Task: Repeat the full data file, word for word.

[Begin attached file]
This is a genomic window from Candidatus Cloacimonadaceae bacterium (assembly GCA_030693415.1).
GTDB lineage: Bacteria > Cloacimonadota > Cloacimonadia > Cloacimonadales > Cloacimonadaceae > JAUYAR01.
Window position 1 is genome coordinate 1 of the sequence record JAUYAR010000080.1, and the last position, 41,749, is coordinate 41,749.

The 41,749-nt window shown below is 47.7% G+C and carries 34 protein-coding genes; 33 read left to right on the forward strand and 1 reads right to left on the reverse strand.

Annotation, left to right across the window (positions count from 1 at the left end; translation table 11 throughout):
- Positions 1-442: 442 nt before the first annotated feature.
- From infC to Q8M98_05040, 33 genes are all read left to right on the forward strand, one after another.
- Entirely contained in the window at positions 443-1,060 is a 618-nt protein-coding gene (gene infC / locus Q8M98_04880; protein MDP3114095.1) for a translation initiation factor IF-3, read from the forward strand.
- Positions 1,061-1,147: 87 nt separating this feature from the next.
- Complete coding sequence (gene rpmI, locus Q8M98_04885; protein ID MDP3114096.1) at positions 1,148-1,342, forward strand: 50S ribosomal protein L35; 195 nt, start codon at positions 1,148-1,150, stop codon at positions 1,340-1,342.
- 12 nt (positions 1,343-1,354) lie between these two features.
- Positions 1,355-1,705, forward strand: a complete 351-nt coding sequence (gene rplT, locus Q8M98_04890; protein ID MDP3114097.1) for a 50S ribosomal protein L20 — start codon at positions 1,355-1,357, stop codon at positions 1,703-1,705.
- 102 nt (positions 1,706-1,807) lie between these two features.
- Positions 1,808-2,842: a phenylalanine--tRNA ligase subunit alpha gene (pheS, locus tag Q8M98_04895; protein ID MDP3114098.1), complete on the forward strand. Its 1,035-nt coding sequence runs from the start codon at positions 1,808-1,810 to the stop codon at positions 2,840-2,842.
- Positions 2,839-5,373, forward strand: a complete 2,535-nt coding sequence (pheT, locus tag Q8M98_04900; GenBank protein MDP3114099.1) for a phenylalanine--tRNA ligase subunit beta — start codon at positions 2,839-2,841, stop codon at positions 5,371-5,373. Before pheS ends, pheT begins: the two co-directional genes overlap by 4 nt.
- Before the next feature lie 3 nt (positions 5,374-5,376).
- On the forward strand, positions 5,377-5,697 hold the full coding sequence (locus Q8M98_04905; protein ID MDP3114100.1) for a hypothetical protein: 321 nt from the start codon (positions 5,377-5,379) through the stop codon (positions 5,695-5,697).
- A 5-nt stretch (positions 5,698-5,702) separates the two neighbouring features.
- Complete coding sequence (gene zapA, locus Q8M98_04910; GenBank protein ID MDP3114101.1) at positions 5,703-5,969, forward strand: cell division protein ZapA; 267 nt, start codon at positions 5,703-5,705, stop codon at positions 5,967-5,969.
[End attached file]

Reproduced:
This is a genomic window from Candidatus Cloacimonadaceae bacterium (assembly GCA_030693415.1).
GTDB lineage: Bacteria > Cloacimonadota > Cloacimonadia > Cloacimonadales > Cloacimonadaceae > JAUYAR01.
Window position 1 is genome coordinate 1 of the sequence record JAUYAR010000080.1, and the last position, 41,749, is coordinate 41,749.

The 41,749-nt window shown below is 47.7% G+C and carries 34 protein-coding genes; 33 read left to right on the forward strand and 1 reads right to left on the reverse strand.

Annotation, left to right across the window (positions count from 1 at the left end; translation table 11 throughout):
- Positions 1-442: 442 nt before the first annotated feature.
- From infC to Q8M98_05040, 33 genes are all read left to right on the forward strand, one after another.
- Entirely contained in the window at positions 443-1,060 is a 618-nt protein-coding gene (gene infC / locus Q8M98_04880; protein MDP3114095.1) for a translation initiation factor IF-3, read from the forward strand.
- Positions 1,061-1,147: 87 nt separating this feature from the next.
- Complete coding sequence (gene rpmI, locus Q8M98_04885; protein ID MDP3114096.1) at positions 1,148-1,342, forward strand: 50S ribosomal protein L35; 195 nt, start codon at positions 1,148-1,150, stop codon at positions 1,340-1,342.
- 12 nt (positions 1,343-1,354) lie between these two features.
- Positions 1,355-1,705, forward strand: a complete 351-nt coding sequence (gene rplT, locus Q8M98_04890; protein ID MDP3114097.1) for a 50S ribosomal protein L20 — start codon at positions 1,355-1,357, stop codon at positions 1,703-1,705.
- 102 nt (positions 1,706-1,807) lie between these two features.
- Positions 1,808-2,842: a phenylalanine--tRNA ligase subunit alpha gene (pheS, locus tag Q8M98_04895; protein ID MDP3114098.1), complete on the forward strand. Its 1,035-nt coding sequence runs from the start codon at positions 1,808-1,810 to the stop codon at positions 2,840-2,842.
- Positions 2,839-5,373, forward strand: a complete 2,535-nt coding sequence (pheT, locus tag Q8M98_04900; GenBank protein MDP3114099.1) for a phenylalanine--tRNA ligase subunit beta — start codon at positions 2,839-2,841, stop codon at positions 5,371-5,373. Before pheS ends, pheT begins: the two co-directional genes overlap by 4 nt.
- Before the next feature lie 3 nt (positions 5,374-5,376).
- On the forward strand, positions 5,377-5,697 hold the full coding sequence (locus Q8M98_04905; protein ID MDP3114100.1) for a hypothetical protein: 321 nt from the start codon (positions 5,377-5,379) through the stop codon (positions 5,695-5,697).
- A 5-nt stretch (positions 5,698-5,702) separates the two neighbouring features.
- Complete coding sequence (gene zapA, locus Q8M98_04910; GenBank protein ID MDP3114101.1) at positions 5,703-5,969, forward strand: cell division protein ZapA; 267 nt, start codon at positions 5,703-5,705, stop codon at positions 5,967-5,969.